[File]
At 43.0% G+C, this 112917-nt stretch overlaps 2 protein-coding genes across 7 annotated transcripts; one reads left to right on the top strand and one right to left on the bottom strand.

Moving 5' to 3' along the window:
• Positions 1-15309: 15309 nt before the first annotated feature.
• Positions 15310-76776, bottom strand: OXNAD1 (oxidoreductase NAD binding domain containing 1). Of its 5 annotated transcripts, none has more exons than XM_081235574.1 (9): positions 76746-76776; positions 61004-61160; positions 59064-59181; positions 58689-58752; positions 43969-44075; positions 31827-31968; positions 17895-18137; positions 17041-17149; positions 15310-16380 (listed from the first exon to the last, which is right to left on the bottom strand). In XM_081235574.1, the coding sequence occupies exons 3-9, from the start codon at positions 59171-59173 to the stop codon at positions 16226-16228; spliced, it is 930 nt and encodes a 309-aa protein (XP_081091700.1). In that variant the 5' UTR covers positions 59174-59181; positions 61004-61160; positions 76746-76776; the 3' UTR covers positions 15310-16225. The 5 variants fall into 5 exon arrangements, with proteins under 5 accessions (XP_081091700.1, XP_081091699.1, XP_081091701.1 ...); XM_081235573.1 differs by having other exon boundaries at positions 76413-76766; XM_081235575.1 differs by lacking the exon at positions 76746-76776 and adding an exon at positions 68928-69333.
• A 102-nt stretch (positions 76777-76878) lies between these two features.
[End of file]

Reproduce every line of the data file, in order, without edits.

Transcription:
At 43.0% G+C, this 112917-nt stretch overlaps 2 protein-coding genes across 7 annotated transcripts; one reads left to right on the top strand and one right to left on the bottom strand.

Moving 5' to 3' along the window:
• Positions 1-15309: 15309 nt before the first annotated feature.
• Positions 15310-76776, bottom strand: OXNAD1 (oxidoreductase NAD binding domain containing 1). Of its 5 annotated transcripts, none has more exons than XM_081235574.1 (9): positions 76746-76776; positions 61004-61160; positions 59064-59181; positions 58689-58752; positions 43969-44075; positions 31827-31968; positions 17895-18137; positions 17041-17149; positions 15310-16380 (listed from the first exon to the last, which is right to left on the bottom strand). In XM_081235574.1, the coding sequence occupies exons 3-9, from the start codon at positions 59171-59173 to the stop codon at positions 16226-16228; spliced, it is 930 nt and encodes a 309-aa protein (XP_081091700.1). In that variant the 5' UTR covers positions 59174-59181; positions 61004-61160; positions 76746-76776; the 3' UTR covers positions 15310-16225. The 5 variants fall into 5 exon arrangements, with proteins under 5 accessions (XP_081091700.1, XP_081091699.1, XP_081091701.1 ...); XM_081235573.1 differs by having other exon boundaries at positions 76413-76766; XM_081235575.1 differs by lacking the exon at positions 76746-76776 and adding an exon at positions 68928-69333.
• A 102-nt stretch (positions 76777-76878) lies between these two features.